Economic Trends 
August 2020 | Creighton Institute for Economic Inquiry  
Welcome to our August report covering results from Creighton's two July economic surveys.  
Creighton's monthly survey of supply managers and procurement experts in nine Mid-America states indicates economic growth is in a range indicating that the negatives are getting less negative with potential growth ahead. The overall index from Creighton's monthly survey of bank CEOs in rural areas of 10 states climbed modestly from June's weak reading and April's record low index. However, the overall index remains well below growth neutral.    
Professor Ernie Goss
Creighton University
Jack MacAllister Chair in Regional Economics

From the Desk of Ernie Goss
Lockdowns Slow the Economy and COVID-19 Deaths
According to the Washington Post, New Jersey and New York
currently impose some of the most restrictive requirements for business re-openings from the coronavirus in the U.S. At the other end of the closure spectrum, the Post ranks Florida and Georgia as having what they term "minor" restrictions for business re-openings.  
How have these contrasting approaches influenced economic outcomes and COVID-19 death rates since Georgia opened its economy on April 24 and Florida opened on May 4? The accompanying table provides insight into that question listing economic metrics that summarize the impacts of restrictions.
Unemployment and job impacts.
Post-May 1 openings data for the economies of Florida and Georgia compared to that of New Jersey and New York show clearly the economic costs to citizens of New Jersey and New York from the shutdowns in terms of the labor force. Since opening, unemployment rates have fallen by 2.8% for Florida and 4.3% for Georgia. During this same period-of-time, jobless rates have actually risen by 0.5% for both New Jersey and New York.  
Since May 1, the number of unemployed plummeted by 19.9% for Florida, and by 34% for Georgia. In stark contrast, the number of jobless rose by 5.1% for the Garden State, and by 7.5% for the Empire State. Furthermore, data show that both Florida's and Georgia's rates of job gains were between two and three times that of New Jersey and New York.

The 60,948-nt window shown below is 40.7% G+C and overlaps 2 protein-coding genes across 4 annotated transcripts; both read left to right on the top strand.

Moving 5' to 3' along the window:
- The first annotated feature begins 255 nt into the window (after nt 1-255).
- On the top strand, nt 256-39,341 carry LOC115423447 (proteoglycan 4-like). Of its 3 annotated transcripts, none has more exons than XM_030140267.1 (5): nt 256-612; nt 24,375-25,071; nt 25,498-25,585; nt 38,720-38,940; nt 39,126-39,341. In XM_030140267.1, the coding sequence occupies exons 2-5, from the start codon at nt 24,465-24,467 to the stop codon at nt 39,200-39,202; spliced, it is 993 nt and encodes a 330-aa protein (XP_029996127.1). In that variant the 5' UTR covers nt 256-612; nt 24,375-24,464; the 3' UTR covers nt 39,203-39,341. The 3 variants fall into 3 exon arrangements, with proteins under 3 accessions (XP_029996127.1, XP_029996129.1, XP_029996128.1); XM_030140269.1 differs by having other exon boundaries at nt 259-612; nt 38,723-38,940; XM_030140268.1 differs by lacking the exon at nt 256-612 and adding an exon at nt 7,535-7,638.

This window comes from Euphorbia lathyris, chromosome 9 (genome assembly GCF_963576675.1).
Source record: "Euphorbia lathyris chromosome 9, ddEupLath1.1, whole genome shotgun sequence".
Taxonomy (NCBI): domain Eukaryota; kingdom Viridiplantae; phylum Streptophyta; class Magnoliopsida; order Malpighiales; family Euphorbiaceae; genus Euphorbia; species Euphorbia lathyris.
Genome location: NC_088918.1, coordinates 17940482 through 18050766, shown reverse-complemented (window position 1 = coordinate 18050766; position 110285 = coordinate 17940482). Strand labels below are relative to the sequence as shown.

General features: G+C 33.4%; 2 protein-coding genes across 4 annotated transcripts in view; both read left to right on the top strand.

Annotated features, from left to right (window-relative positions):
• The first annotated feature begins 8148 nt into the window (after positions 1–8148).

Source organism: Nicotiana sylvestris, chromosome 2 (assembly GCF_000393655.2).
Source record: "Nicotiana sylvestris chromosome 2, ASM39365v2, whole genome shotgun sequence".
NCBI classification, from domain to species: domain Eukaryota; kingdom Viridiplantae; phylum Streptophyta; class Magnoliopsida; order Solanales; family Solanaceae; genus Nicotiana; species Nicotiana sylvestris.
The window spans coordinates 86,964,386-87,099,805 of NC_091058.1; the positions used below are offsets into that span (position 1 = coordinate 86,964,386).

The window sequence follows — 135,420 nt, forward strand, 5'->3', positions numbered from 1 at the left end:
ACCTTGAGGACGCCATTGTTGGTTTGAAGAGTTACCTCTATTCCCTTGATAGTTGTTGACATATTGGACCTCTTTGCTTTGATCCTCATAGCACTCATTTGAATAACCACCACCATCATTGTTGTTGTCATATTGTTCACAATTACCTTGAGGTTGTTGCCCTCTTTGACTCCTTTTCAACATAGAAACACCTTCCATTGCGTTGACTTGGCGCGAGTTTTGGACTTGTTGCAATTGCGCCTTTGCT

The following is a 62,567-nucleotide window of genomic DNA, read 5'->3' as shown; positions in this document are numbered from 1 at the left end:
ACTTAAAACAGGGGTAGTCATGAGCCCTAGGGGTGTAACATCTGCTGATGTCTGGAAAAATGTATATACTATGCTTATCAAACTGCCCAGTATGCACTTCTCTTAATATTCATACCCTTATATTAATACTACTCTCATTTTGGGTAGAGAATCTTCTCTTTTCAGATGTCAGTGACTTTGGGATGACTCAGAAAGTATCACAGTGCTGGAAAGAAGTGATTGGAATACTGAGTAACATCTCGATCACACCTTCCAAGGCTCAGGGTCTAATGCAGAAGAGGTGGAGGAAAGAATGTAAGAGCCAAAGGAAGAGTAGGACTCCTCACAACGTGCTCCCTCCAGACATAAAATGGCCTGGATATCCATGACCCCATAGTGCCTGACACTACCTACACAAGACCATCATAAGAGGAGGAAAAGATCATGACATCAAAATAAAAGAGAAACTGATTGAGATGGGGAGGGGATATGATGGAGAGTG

COVID-19 Death Rates and Impacts   
As presented in Table 1, COVID-19 deaths-per-million state residents have been steadily falling in the two lockdown states, New Jersey and New York, but expanding in the open economy states of Florida and Georgia.  
COVID-19 data indicate that coronavirus deaths for New Jersey (population 8.9 million) and New York (population 8.4 million) began the period with significantly higher death rates that have consistently declined since May 1. On the other hand, coronavirus death rates for Florida (21.5 million) and Georgia (population 10.6 million) began the period with much lower rates that have expanded since economic opening.  
Two questions not addressed by this admittedly superficial analysis remain: 1) Will the ultimate openings of the New Jersey and New York economies reignite COVID-19 deaths in the states as they have in Europe?  2) Do the economic shutdowns in New Jersey and New York generate non-COVID-19 deaths and illnesses (e.g. suicides from job losses and business bankruptcies) that exceed closure life-saving?